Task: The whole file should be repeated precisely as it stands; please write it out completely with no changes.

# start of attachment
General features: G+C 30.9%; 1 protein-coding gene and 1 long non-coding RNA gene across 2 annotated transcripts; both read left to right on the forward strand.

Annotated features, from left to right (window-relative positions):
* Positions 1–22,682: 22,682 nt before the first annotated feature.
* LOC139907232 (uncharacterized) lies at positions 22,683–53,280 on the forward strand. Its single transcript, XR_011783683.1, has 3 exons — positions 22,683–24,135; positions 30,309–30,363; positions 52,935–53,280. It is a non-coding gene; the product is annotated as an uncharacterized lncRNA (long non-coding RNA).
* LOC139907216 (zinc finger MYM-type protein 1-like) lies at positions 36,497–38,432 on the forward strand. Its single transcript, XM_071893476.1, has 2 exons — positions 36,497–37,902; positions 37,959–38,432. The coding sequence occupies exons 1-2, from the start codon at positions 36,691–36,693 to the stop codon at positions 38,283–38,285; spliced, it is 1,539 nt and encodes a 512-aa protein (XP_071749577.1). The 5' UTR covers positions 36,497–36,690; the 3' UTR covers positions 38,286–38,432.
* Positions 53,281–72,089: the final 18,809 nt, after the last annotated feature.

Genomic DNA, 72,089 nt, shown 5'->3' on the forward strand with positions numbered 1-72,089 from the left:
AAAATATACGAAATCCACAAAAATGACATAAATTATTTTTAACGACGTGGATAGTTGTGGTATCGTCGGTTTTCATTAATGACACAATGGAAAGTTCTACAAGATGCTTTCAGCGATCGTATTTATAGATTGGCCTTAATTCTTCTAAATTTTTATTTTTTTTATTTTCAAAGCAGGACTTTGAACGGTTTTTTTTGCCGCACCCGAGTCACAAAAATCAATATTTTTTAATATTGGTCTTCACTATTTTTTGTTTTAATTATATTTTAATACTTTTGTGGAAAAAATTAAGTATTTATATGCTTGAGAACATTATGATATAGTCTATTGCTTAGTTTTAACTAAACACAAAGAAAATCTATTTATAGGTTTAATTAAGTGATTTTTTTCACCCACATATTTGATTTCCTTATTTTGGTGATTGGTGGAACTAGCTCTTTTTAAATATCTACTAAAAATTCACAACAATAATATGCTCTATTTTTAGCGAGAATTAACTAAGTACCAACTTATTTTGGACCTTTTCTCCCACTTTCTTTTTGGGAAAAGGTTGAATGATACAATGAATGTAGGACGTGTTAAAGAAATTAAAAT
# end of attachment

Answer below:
General features: G+C 30.9%; 1 protein-coding gene and 1 long non-coding RNA gene across 2 annotated transcripts; both read left to right on the forward strand.

Annotated features, from left to right (window-relative positions):
* Positions 1–22,682: 22,682 nt before the first annotated feature.
* LOC139907232 (uncharacterized) lies at positions 22,683–53,280 on the forward strand. Its single transcript, XR_011783683.1, has 3 exons — positions 22,683–24,135; positions 30,309–30,363; positions 52,935–53,280. It is a non-coding gene; the product is annotated as an uncharacterized lncRNA (long non-coding RNA).
* LOC139907216 (zinc finger MYM-type protein 1-like) lies at positions 36,497–38,432 on the forward strand. Its single transcript, XM_071893476.1, has 2 exons — positions 36,497–37,902; positions 37,959–38,432. The coding sequence occupies exons 1-2, from the start codon at positions 36,691–36,693 to the stop codon at positions 38,283–38,285; spliced, it is 1,539 nt and encodes a 512-aa protein (XP_071749577.1). The 5' UTR covers positions 36,497–36,690; the 3' UTR covers positions 38,286–38,432.
* Positions 53,281–72,089: the final 18,809 nt, after the last annotated feature.

Genomic DNA, 72,089 nt, shown 5'->3' on the forward strand with positions numbered 1-72,089 from the left:
AAAATATACGAAATCCACAAAAATGACATAAATTATTTTTAACGACGTGGATAGTTGTGGTATCGTCGGTTTTCATTAATGACACAATGGAAAGTTCTACAAGATGCTTTCAGCGATCGTATTTATAGATTGGCCTTAATTCTTCTAAATTTTTATTTTTTTTATTTTCAAAGCAGGACTTTGAACGGTTTTTTTTGCCGCACCCGAGTCACAAAAATCAATATTTTTTAATATTGGTCTTCACTATTTTTTGTTTTAATTATATTTTAATACTTTTGTGGAAAAAATTAAGTATTTATATGCTTGAGAACATTATGATATAGTCTATTGCTTAGTTTTAACTAAACACAAAGAAAATCTATTTATAGGTTTAATTAAGTGATTTTTTTCACCCACATATTTGATTTCCTTATTTTGGTGATTGGTGGAACTAGCTCTTTTTAAATATCTACTAAAAATTCACAACAATAATATGCTCTATTTTTAGCGAGAATTAACTAAGTACCAACTTATTTTGGACCTTTTCTCCCACTTTCTTTTTGGGAAAAGGTTGAATGATACAATGAATGTAGGACGTGTTAAAGAAATTAAAAT